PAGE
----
We are just over a month away from Brexit being implemented in the UK, and it is already starting to have an effect on the country’s house prices, which is leading experts to be concerned that it could very well lead to a full-on house market crash. In the most recent statistics released by the bank Halifax, it is estimated that house prices in the UK have dropped on average by 2.9 per cent in January alone. This percentage has increased particularly in some areas of the South of England and a number of areas of London, as fears regarding Brexit have aroused concern on the housing market. With all this in mind, is there anything you can do as a homeowner to retain the value of your property despite Brexit? The Premier Loft Company takes a further look.
Buy a property in an area where prices are rising
Not all areas of the country are experiencing a fall in house prices. For example, according to the index of British cities created by property analysts Hometrack, both Edinburgh and Liverpool have both been experiencing in house price growth, with both cities seeing a 6.8 per cent and 6.3 per cent rise respectively. Nottingham, Cardiff and Birmingham have also experienced a boom, with housing prices increased by about 5.9 per cent.
Whilst not necessarily feasible for everyone to move location, it is definitely an option.
Remortgage your property and overpay
Another option to you is to remortgage and overpay. At this moment in time, mortgage rates are almost at a historic low, which is an opportunity homeowners should seize in the run-up to Brexit. This is because owners can capitalise on potential interest rate rises as a result of Brexit in the long-term by getting a cheap deal now. By doing so, you can reduce the cost of your monthly payments, especially if you are on your lender’s standard variable rate. As you make these savings, it means that you will be then in a position to overpay your mortgage payments each month, enabling you to reduce your mortgage costs in the long run. In the event of house prices falling dramatically in the future too, overpaying for your mortgage can act as a buffer, helping to reduce the risk of negative equity.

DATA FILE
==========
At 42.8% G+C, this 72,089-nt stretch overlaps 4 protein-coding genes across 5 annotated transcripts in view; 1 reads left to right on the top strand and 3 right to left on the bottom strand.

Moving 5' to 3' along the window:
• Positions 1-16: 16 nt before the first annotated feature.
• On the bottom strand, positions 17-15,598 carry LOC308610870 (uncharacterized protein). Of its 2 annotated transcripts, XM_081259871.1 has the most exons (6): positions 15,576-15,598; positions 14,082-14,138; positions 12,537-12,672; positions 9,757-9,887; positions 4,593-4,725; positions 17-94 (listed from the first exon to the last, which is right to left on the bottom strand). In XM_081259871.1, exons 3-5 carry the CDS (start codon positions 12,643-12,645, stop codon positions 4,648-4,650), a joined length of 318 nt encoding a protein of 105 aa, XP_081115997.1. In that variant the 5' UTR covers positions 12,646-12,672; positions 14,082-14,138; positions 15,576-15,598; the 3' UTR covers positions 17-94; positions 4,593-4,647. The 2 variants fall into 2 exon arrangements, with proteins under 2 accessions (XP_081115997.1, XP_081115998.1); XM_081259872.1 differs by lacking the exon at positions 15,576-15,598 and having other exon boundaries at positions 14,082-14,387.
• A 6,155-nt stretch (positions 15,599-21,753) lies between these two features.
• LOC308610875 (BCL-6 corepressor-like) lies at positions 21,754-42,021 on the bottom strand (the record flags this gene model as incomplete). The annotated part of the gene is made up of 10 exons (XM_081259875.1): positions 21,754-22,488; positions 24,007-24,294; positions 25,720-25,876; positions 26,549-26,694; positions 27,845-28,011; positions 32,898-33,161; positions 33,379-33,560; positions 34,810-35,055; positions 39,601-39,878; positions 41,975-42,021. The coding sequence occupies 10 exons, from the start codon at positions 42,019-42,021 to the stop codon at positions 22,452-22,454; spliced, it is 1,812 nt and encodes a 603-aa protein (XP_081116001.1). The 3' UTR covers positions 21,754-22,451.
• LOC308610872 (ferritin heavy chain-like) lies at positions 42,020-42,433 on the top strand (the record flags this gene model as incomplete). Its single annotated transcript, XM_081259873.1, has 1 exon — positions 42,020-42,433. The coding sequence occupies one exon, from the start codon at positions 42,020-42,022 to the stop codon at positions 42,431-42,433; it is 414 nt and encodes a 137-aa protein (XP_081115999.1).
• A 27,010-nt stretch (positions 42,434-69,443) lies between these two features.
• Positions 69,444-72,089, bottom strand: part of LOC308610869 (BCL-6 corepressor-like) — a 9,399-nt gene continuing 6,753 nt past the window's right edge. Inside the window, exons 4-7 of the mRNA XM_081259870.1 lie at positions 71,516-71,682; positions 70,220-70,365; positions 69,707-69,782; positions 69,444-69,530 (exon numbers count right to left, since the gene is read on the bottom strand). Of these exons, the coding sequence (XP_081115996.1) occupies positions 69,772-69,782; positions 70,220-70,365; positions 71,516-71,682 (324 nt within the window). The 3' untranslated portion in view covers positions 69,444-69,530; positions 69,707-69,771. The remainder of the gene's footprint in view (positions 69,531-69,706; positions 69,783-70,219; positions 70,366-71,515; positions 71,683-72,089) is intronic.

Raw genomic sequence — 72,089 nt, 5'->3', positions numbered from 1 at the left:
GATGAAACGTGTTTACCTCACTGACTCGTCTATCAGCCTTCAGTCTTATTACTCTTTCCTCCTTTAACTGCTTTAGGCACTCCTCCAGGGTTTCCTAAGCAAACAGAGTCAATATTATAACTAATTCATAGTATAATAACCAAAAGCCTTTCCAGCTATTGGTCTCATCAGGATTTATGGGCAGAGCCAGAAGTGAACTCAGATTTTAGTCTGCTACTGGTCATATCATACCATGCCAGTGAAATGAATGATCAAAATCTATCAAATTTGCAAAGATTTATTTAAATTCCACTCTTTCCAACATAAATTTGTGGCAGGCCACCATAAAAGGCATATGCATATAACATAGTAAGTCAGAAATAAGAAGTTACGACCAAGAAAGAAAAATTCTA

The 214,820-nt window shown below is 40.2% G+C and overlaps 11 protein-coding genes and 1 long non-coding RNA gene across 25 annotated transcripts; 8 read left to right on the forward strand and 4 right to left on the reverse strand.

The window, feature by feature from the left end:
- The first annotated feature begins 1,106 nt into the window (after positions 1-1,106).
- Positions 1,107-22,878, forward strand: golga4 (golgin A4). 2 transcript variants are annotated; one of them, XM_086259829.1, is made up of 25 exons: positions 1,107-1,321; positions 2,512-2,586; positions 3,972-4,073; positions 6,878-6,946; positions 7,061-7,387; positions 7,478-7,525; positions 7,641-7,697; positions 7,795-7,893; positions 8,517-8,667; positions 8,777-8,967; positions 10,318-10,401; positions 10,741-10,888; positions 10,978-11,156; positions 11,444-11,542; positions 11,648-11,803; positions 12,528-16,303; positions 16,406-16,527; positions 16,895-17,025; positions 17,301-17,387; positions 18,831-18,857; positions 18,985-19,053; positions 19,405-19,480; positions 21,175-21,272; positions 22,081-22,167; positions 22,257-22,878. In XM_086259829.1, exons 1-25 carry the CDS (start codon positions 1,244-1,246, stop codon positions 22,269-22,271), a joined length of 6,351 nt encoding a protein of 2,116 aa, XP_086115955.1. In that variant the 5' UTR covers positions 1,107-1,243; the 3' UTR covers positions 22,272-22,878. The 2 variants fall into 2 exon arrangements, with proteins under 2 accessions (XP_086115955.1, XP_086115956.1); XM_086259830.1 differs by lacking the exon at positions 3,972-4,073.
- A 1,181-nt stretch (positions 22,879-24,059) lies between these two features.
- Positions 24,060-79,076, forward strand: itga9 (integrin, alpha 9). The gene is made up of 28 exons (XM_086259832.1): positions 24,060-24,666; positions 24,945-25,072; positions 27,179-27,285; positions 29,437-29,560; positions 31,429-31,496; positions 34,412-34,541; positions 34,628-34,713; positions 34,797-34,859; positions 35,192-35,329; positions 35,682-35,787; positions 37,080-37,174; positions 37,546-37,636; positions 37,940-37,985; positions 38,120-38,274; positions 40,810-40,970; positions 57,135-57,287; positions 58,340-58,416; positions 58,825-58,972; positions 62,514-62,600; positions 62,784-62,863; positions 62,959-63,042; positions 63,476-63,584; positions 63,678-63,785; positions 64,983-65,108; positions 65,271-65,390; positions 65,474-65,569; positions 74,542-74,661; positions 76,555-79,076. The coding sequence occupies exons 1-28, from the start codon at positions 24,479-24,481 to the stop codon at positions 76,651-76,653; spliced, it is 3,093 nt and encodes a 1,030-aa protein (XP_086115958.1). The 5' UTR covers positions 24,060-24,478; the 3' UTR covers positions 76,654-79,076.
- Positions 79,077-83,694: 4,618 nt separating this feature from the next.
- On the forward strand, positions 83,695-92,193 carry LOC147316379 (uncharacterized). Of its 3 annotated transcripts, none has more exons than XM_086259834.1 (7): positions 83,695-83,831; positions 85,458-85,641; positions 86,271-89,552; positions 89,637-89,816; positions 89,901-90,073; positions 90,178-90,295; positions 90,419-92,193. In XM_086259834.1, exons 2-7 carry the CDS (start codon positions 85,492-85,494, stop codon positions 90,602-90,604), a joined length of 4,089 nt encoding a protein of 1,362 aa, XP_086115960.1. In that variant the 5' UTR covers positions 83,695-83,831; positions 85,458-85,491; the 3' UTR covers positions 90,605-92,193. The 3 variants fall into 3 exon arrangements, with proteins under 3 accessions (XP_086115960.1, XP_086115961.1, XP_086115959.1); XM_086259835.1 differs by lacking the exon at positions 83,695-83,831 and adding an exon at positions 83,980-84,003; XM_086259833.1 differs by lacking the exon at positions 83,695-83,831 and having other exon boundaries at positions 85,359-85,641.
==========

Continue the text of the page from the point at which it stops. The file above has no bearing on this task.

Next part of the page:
Avoid expensive renovations
If you can possibly avoid it, it is wise to avoid carrying out costly home improvements, even if you are doing so as a means of increasing the value of the house. This is because, in a falling market, it is unlikely to make it more valuable. Experts recommend not to make significant changes, like a loft conversion, unless you anticipate staying in the property for at least the next five years. It is generally considered to be a risky selling strategy, and not necessarily one that will pay off for you financially either.
Get your savings in order
It is also worthwhile making sure you have money saved for a rainy day. It is important to not forget that the housing market often reflects the wider economy, therefore you should make sure you have easily accessible savings that are available for the next six months, in the event of unemployment. It is recommended that you have these in addition to any other investments you may have, which may not be so easily accessible in the event of an emergency.